He points out that a recent survey by Aberdeen Group revealed that 82% of companies have increased their focus on cash management; while 53% view trade receivables, and 36% view trade payables, as providing the best opportunity to improve working capital. Meanwhile, Lars Millberg, acting head of global transaction services and head of GTS corporate at SEB, argues that there is “a real need for corporates to merge their cash and trade functions so that communication between these departments is improved”.

“Many corporates face a particular need for which certain products may be more appropriate than others. They need to sit together and talk to each other about this,” he says.

Deutsche Bank’s Spearing also notes that treasurers themselves are increasingly looking at their companies’ abilities to issue debt and raise traditional finance, and that they recognise the strong potential of receivables financing and supplier financing.“We are seeing treasurers, finance managers and trade managers working more closely together,” she says, but notes: “Their coming together will be more of an evolving process – and this will be faster in some industries than others. Within treasury departments you are unlikely to see any type of ‘big bang’ change.

Things take time and treasurers’ priorities are always to support the business units that they serve first.” According to Dominic Broom, managing director, BNY Mellon Treasury Services, much will depend on the future role performed by treasury departments – whether they become profit centres with greater control over corporate financial flows, or whether they are run as cost centres that are primarily responsible for collections management.

“The vast majority of large multinational companies have maintained a distinction between cash and trade, but now they are looking at costs and what their business needs are. I think we will gradually see this historic distinction disappear as companies realise the value of a complete end-to-end process,” he says.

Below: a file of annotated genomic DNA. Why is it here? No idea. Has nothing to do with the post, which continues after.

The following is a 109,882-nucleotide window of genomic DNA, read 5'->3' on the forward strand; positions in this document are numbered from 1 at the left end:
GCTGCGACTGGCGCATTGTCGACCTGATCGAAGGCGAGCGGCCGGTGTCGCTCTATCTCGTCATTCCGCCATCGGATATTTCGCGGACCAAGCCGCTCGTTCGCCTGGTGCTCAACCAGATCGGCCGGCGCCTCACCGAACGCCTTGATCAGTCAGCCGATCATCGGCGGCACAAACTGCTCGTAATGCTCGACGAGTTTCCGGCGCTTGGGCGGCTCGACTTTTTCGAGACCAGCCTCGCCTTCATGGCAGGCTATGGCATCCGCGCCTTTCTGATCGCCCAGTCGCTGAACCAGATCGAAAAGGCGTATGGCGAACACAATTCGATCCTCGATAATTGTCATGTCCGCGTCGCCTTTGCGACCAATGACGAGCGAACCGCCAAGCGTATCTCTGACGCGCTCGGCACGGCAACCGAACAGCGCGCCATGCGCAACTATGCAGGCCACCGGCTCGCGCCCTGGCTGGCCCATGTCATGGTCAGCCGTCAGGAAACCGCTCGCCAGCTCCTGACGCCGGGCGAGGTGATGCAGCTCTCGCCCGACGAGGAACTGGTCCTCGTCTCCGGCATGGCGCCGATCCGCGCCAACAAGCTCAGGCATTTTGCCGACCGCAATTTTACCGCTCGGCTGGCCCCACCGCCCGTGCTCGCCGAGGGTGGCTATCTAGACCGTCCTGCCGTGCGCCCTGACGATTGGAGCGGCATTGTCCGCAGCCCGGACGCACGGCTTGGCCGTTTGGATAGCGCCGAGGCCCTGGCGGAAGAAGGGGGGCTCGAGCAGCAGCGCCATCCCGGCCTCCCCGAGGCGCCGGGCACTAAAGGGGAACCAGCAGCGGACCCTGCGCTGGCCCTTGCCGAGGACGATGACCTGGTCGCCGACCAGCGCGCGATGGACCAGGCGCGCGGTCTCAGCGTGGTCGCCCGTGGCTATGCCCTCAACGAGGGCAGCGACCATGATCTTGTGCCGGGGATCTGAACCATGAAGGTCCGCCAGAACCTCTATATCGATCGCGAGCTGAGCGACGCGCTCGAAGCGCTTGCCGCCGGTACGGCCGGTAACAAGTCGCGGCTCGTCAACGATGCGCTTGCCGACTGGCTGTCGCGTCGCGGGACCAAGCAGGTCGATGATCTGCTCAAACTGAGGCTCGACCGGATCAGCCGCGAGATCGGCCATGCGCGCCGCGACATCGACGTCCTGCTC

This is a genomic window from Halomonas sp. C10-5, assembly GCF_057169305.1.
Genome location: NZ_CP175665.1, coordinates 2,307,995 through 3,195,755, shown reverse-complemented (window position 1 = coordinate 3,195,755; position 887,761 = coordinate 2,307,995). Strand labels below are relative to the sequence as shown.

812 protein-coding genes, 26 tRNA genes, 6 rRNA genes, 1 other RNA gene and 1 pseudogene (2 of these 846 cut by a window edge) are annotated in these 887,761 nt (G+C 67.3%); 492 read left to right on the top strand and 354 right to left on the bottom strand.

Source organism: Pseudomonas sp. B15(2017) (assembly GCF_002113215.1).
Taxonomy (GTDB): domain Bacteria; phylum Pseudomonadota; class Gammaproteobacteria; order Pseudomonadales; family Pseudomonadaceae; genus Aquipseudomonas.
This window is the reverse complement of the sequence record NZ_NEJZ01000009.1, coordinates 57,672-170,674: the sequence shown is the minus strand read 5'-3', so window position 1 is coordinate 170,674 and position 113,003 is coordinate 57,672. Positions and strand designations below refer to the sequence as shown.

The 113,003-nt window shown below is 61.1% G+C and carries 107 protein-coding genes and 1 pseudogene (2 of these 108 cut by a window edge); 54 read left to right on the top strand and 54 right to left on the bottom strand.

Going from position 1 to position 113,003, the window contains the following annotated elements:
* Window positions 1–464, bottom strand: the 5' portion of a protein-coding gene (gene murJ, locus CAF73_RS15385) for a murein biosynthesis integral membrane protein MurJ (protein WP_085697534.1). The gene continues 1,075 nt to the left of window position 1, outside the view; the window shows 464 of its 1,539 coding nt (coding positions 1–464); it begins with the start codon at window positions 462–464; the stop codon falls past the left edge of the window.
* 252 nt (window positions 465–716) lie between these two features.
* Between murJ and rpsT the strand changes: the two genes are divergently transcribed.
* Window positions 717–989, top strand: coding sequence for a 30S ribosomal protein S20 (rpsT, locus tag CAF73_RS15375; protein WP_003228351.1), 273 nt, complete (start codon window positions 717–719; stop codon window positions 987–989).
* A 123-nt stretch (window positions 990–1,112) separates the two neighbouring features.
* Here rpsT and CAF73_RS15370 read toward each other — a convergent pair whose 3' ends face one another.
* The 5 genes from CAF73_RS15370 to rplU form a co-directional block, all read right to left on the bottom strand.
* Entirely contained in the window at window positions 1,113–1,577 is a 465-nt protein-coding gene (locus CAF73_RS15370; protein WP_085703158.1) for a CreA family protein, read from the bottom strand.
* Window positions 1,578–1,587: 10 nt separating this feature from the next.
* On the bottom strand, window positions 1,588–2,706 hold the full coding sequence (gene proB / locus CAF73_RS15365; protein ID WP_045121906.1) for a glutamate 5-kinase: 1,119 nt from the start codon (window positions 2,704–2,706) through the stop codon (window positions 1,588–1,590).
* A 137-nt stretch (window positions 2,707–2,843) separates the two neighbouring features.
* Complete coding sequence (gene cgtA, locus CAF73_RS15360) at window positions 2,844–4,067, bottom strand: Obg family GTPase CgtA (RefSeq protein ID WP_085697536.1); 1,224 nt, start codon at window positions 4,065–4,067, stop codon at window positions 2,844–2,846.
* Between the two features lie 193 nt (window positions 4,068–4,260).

Greater efficiency
Aside from opportunities to enhance working capital management, investment in converged cash and trade solutions is also being driven by the operational benefits that can be achieved.The deployment of converged portals, which provide access to and streamline the provision of information on trade and cash positions, as well as offering transactional capabilities via a single sign-on, represent a major value proposition for most companies.

“Working capital management is all about payables and receivables financing and making payments and collections via the same unique portal is very logical,” says Veyres at BNP Paribas.

“There are huge efficiencies that can be gained in terms of processes,” adds SEB’s Millberg, who argues that for this very reason, spin-off companies are most likely to adopt converged solutions from the very outset. “To be able to view trade finance, supply chain finance and cash management processes in the same way and to put this information directly within the grasp of the person responsible for cash management is a big step towards removing inefficient processes, improving information flows, the speed of certain transactions and ensuring that the corporate is not wasting money.”

In the supply chain finance space, meanwhile, converged portals can provide buyers and their suppliers with a unified view of supply chain information and transactions.

“It can give them improved visibility into shipping documents, the flows of goods and other documents, and automates a process that, historically, has been paper-based. As we continue to develop solutions supporting more transactions on open account, the need to rely on physical documents being handled by banks will be reduced,” says ANZ’s Evans. Convergence also brings integration capabilities, such as the ability to link the process of supplier invoice discounting directly to a corporate’s back-end payments system or Enterprise Resource Planning (ERP) solution, enabling the automatic payment and reconciliation of supplier invoices.